Патент USA US2405658код для вставки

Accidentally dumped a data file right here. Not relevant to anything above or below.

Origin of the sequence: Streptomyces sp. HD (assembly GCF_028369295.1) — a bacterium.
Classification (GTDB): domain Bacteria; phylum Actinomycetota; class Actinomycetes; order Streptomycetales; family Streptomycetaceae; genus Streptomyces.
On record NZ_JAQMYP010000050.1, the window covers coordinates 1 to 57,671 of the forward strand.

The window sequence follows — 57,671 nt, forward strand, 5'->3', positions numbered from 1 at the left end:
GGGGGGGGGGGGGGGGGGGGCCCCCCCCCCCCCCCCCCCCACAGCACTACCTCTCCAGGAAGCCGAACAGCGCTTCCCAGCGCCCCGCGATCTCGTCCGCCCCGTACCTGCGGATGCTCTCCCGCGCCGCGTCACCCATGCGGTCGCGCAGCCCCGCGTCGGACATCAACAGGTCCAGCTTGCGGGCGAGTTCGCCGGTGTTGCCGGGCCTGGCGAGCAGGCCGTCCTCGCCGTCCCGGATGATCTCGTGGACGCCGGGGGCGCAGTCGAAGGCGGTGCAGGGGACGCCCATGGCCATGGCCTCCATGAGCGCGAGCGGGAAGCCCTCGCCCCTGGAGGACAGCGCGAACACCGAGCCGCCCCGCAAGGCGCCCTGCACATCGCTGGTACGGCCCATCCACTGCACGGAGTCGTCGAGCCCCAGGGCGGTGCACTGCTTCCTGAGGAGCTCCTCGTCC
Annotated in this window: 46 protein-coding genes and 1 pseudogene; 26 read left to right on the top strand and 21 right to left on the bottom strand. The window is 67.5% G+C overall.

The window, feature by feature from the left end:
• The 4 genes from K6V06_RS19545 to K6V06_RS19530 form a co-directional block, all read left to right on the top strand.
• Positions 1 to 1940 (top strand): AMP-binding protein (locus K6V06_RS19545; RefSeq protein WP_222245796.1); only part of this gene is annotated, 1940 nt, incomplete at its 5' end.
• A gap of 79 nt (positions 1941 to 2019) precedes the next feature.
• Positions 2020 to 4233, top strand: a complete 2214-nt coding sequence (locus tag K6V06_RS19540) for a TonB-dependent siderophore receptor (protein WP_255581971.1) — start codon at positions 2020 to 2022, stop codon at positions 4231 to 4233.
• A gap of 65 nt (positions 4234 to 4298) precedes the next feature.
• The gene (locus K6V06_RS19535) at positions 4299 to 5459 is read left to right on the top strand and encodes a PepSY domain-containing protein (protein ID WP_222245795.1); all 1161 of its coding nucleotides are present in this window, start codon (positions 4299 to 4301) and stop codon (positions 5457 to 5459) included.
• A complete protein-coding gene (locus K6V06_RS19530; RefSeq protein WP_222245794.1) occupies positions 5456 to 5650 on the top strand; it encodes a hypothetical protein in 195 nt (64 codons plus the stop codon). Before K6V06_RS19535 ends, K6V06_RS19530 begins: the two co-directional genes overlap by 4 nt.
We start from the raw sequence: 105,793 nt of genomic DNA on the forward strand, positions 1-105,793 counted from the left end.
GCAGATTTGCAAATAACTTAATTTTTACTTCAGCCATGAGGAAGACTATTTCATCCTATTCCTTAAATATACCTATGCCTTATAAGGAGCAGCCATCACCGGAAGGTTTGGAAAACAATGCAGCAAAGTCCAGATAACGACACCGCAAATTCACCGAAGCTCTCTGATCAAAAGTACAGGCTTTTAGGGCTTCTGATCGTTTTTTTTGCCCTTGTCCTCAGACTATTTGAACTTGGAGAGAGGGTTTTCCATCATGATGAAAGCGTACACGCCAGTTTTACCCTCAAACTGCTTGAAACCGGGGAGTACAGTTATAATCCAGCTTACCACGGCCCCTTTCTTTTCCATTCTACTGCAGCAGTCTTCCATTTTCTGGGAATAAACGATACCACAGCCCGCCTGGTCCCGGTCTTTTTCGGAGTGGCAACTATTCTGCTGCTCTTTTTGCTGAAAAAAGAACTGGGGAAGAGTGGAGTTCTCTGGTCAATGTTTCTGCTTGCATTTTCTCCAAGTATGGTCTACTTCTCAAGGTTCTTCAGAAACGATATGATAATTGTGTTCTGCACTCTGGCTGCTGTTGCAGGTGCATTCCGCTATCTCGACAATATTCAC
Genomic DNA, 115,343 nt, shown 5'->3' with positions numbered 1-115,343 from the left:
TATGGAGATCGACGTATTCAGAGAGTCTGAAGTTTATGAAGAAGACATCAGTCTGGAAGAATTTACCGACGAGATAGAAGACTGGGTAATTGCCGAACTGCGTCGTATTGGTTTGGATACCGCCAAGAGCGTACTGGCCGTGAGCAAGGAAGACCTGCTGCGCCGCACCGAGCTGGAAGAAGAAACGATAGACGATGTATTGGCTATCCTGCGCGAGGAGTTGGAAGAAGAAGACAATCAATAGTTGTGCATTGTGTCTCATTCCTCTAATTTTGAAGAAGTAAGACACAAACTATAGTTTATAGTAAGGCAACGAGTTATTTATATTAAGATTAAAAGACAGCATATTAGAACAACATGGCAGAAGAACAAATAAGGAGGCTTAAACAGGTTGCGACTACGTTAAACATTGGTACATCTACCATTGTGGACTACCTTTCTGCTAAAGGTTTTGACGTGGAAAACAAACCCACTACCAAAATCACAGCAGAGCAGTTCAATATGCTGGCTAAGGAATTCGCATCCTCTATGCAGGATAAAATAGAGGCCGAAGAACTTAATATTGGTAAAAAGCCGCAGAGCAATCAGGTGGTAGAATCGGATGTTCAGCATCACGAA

spans Patented Aug. 13, 1946 UNITED ' STATES PATENT OFFICE 2,405,658 MOLDING MATERIALS Henry Kremer, London, England No Drawing. Application April 8, 1943, Serial No. 482,320. In Great Britain May 29, 1942 2 Claims. (C1. 117-—72) 1 2 This invention consists in improvements in or 100 025. may be added to the blood prior to mix relating to molding materials and is an improve" ing. ment in or a modi?cation of the invention claimed In another example of this type of material urea formaldehyde resin (resin content 80 to 90%) with the appropriate hardener may be used instead of phenolic resin. In this case the mix ture should be molded without further drying. As an example of the type of material in which and described in the speci?cation of prior appli cation for United States Letters Patent Serial No. 397,331. . The invention claimed in the prior speci?ca tion comprised a dry composite molding material having an inactive ?ller the whole or substantially both the coating and/or impregnating materi the whole of the particles of which received a 10 .terials are synthetic resins, 15 lbs. of phenol. double coating and/or impregnation with two dif formaldehyde resin stage A is thoroughly mixed ferent materials each of which, when dry, will into 50 lbs. of sawdust or other inert ?ller so that substantially every grain is impregnated and/or constitute with the ?ller a moldable product. Such a dry composite material will be referred coated. This is then dried and is again impreg to in the ‘following description and appended 15 nated and/or coated with 15 lbs. of resorcinol formaldehyde resin and is then dried and molded 'claims as i‘a moldable material of the kind de ' scribed.” in the usual way. Both resins preferably have The improvement or modi?cation according to approximately 50 % solid resin content. When blood is described herein as being em the present invention comprises a moldable ma terial of the kind described in which one of the 20 ployed, it may be derived from any source or in coating and/or impregnating materials is a syn place of liquid blood, blood clots only or red cells thetic resin and the other material is either a dif of blood or any dried product of such materials may be utilised. In the case of dried products of ferent kind of synthetic resin or a solution con taining a protein material such as blood. blood such a material is preferably formed into When both coatings are synthetic resin ma 25 a dispersion or solution before use. I claim: terials they will be of two di?erent types both having different qualities and advantages. 11. A process for making a composite material In one example of the invention the ?rst ap moldable under heat and pressure which process comprises treating a particulate ?brous organici plied coating or impregnation contains blood as the protein material and the other coating may 30:?ller consisting of wood particles with su?icient‘ be a synthetic resin of any type such as phenol blood to provide substantially all of said individ aldehyde, cresol aldehyde, urea aldehyde, or res ual particles with a coating thereof, drying the ins of a synthetic rubber class. blood-coated particles, superposing on the coated one speci?c example of the invention 400 particles a coating of a water-soluble phenolic ozs‘Fof liquid blood is mixed with 13% ozs. of 35 formaldehyde resin and drying the coated par ammonium hydroxide (S. P. 0.92) after which ticles. 30 ozs. of paraformaldehyde, in the form of a 2; A process for making a compositematerial milk, is then thoroughly mixed in. To this blood moldable under heat and pressure which process mixture is now added 48 lbs. of sawdust or other comprises applying consecutively 'to substantially inert ?llers and the mixture dried, after which 40 all the individual particles of a particulate ?brous 10 lbs. of water-soluble phenol formaldehyde res organic ?ller two adherent and enveloping coat in, stage A, is mixed in so that every grain of ings one of which consists of a liquid comprising the mixture is thoroughly coated with the resin. blood and the other of a liquid comprising an The latter is now dried and the resultant mate uncured phenol-formaldehyde resin, each coat rial‘ is then ready for pressing or molding in ac 45 ing operation being followed by a drying opera cordance with the usual technique. Should the tion insu?icient to cure the coatings. sawdust be ?ne a small quantity of water, say HENRY KREMER.